TV and radio show how to do Facebook

By Damian Francis | 20 September 2013

TV and radio social media teams are teaching some big brands a lesson on how to engage on Facebook, according to statistics from ZenithOptimedia. Data for August shows that four of the top five brands by Australian fan numbers were consumer brands but the only one able to make any impact on engagement charts was the one non-consumer brand, TV personality Bear Grylls.

While M&M’s, Bear Grylls, Cricket Australia, Nando’s and Bubble O’ Bill ice creams make up the top five most ‘liked’ brands on Facebook by Australians, it was none other than Tony Abbott that stole the limelight with the second-highest amount of post shares and fifth-highest accumulator of ‘likes’, comments or posts. TV shows and radio were also stand-out stars with 60 Minutes, The X Factor, Fifi and Jules and Sunrise recording impressive figures.

According to ZenithOptimedia open data director Adam Cooney, there is a science to doing Facebook. “If you have 2.9 million fans like M&M’s does, it’s very hard to activate them,” he said. “Facebook doesn’t show your posts to the whole group and the visibility of those posts is limited, so getting a good level of interaction is a challenge. I think they are just trying to get a lot of people to like them.”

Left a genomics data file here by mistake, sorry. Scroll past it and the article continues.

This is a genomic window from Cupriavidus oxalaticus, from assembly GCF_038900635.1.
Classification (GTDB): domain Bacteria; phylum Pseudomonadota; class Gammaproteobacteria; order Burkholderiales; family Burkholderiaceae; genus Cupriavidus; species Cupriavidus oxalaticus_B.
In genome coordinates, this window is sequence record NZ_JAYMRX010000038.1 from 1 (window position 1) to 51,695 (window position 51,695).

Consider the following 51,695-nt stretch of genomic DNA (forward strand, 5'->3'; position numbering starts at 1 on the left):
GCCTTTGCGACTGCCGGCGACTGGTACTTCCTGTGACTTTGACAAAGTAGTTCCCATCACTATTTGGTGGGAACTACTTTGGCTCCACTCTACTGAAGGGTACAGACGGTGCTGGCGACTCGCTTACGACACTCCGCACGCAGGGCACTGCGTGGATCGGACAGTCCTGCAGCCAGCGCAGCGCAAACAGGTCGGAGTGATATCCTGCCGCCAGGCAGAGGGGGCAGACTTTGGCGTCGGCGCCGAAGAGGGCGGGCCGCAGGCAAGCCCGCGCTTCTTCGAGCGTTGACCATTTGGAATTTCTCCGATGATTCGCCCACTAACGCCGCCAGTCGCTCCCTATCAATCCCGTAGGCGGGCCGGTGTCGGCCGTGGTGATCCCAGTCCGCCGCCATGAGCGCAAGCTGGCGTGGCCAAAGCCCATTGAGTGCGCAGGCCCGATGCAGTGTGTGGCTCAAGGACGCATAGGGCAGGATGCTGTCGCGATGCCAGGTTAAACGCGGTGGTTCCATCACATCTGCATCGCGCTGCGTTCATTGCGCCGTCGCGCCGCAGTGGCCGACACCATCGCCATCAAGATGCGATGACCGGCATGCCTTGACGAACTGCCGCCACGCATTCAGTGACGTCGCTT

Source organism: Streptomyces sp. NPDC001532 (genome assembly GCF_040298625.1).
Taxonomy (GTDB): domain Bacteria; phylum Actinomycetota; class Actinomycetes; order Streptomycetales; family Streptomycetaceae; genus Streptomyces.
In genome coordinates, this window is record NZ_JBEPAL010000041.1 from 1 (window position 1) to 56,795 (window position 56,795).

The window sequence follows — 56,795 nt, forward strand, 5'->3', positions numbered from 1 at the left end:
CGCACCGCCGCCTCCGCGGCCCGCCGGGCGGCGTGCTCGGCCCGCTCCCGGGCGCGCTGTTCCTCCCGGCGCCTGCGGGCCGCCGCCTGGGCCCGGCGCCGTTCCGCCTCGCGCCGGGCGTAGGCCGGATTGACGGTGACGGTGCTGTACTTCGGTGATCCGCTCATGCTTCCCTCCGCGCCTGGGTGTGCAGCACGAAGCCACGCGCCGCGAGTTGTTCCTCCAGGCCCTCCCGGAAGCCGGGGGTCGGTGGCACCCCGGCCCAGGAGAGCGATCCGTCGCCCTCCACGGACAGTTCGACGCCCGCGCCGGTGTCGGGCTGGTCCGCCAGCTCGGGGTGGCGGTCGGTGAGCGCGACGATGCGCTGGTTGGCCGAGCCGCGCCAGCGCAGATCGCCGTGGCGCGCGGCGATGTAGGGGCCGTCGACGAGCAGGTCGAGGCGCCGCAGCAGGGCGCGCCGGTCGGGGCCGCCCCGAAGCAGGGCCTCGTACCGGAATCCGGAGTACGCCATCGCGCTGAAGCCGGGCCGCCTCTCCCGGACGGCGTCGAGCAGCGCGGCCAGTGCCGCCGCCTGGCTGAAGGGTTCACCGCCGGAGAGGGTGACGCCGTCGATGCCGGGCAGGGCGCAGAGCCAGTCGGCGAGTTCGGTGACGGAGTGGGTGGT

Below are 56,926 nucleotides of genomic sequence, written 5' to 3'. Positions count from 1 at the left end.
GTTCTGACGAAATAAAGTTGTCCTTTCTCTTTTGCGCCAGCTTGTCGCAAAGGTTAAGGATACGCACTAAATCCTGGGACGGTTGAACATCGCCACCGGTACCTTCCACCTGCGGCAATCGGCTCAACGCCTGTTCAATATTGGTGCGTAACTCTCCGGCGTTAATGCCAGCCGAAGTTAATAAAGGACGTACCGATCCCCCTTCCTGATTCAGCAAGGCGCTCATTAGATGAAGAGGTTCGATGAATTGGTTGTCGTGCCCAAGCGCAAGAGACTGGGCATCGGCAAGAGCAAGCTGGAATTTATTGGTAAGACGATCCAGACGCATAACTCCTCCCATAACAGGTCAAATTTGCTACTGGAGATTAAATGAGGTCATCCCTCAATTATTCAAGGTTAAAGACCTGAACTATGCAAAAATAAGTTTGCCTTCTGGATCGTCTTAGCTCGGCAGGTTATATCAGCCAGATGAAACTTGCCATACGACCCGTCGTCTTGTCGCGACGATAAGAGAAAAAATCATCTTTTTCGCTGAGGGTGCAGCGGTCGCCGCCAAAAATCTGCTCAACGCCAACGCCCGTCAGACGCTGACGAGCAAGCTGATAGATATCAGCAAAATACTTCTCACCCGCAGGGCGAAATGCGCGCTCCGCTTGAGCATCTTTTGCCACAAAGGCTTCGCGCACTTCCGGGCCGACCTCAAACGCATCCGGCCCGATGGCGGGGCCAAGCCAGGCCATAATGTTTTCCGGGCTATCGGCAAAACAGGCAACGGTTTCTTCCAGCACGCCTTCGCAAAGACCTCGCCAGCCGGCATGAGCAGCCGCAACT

Cooney wasn’t surprised to see TV and radio star, explaining that the entertainment category records the highest level of engagement globally because they are continually talking about pressing issues and stories that “unite and divide a nation”.

When it comes to Tony Abbott’s appearance in the charts, Cooney offered a simple explanation. “He is very polarising. These figures can’t cover sentiment, so you find that posts from the community manager for Tony Abbott will be ‘liked’ and panned which is pushing his engagement rate up.”

From the statistics it is painfully obvious that consumer brands have work to do to get their fans to engage. The industry is in the content age but it’s still not necessarily getting it right.

“It’s not about chasing fans,” Cooney said. “The more fans you have doesn’t mean they are the right people to talk to. There is a lot of ‘like’-bait out there. Smaller brands are the best to learn from. Their engagement rates are high because most are more innovative. Be Natural is a good example of a small brand with high engagement.”

This article first appeared in the 20 September 2013 edition of AdNews, in print and on iPad. Click here to subscribe for more news, features and opinion.

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